0109 merkel
German Chancellor Angela Merkel and French President Nicolas Sarkozy speak to the media following talks at the Chancellery on January 9, 2012 in Berlin, Germany. - 

Steve Chiotakis: In Berlin today, German Chancellor Angela Merkel and French president Nicolas Sarkozy meet for the first time this new year. But the two will talk about old problems for the eurozone, and for their countries -- European debt, treaties to allow for more budget control of eurozone nations.

Marketplace's Stephen Beard is with us live from London with the latest on that meeting and what's expect. Hey Stephen.

Stephen Beard: Hello Steve.

Chiotakis: Is today's meeting more likely, do you think, to bear any fruit than any of the other meetings we've had? I mean there have been dozens of these things since the European debt crisis blew up, right?

Beard: Yeah, no -- although, not for want of trying. These two meet so often they're almost merging into one leader, called "Merkozy." But the trouble is, deep down, they're still divided. The French still believe the only way to stop this crisis is for the European Central Bank to print money, while the Germans say "absolutely not" -- that's anathema to the Germans.

Chiotakis: So what are they talking about today, then?

Beard: About this so-called fiscal union treaty. This emerged at a summit late last year -- the plan to compell all the governments that use the euro to balance their budgets in future so they don't run up huge debts in future. Now, the treaty probably won't be finalized until the end of March; it probably won't be ratified until April at the earliest.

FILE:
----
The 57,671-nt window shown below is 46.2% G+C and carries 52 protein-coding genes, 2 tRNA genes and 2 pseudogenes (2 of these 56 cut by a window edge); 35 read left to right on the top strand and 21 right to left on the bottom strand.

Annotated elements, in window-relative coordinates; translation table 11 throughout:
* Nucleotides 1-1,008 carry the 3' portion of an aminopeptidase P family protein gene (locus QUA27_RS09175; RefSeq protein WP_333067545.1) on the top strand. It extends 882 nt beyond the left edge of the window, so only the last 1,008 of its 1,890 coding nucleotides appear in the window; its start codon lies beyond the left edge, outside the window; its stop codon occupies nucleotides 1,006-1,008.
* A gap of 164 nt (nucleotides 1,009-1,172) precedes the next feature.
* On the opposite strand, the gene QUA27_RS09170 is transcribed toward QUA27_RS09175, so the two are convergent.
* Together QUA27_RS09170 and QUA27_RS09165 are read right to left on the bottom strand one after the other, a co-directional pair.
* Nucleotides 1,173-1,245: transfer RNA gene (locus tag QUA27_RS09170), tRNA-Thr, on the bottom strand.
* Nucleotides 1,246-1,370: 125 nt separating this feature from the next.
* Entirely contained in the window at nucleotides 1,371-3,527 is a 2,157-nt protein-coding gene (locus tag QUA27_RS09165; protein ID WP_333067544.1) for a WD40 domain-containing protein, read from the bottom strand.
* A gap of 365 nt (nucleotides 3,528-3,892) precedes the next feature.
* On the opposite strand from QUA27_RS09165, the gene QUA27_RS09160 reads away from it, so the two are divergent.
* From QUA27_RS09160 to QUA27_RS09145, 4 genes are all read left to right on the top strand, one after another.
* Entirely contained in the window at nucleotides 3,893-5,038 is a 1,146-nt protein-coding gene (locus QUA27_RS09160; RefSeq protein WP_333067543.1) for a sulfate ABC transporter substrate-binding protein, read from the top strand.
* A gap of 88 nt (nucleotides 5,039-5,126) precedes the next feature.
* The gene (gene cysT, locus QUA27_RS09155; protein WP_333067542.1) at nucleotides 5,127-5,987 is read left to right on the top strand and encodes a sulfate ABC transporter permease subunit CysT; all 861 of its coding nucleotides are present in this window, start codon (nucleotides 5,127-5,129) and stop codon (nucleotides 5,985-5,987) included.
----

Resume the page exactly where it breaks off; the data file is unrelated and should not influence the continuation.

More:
And critics say it's irrelevant anyway. It's fiddling while Rome -- and much of the eurozone -- burns, because it doesn't deal with the existing debt of some eurozone countries. Some of these could still default, especially since the eurozone economy as a whole is deteriorating.

He's Sony Kapoor of the think-tank Re-Define.

Sony Kapoor: The economy is starting to seize up. We are probably going to see a recession in the euro area, in particular in Greece and Spain and also probably in Italy. So things are at this current point in time getting worse.

So the eurozone could still blow up, and that's still casting a large shadow over the U.S. recovery.

Chiotakis: All right. Marketplace's Stephen Beard. Stephen, thanks.

Beard: OK Steve.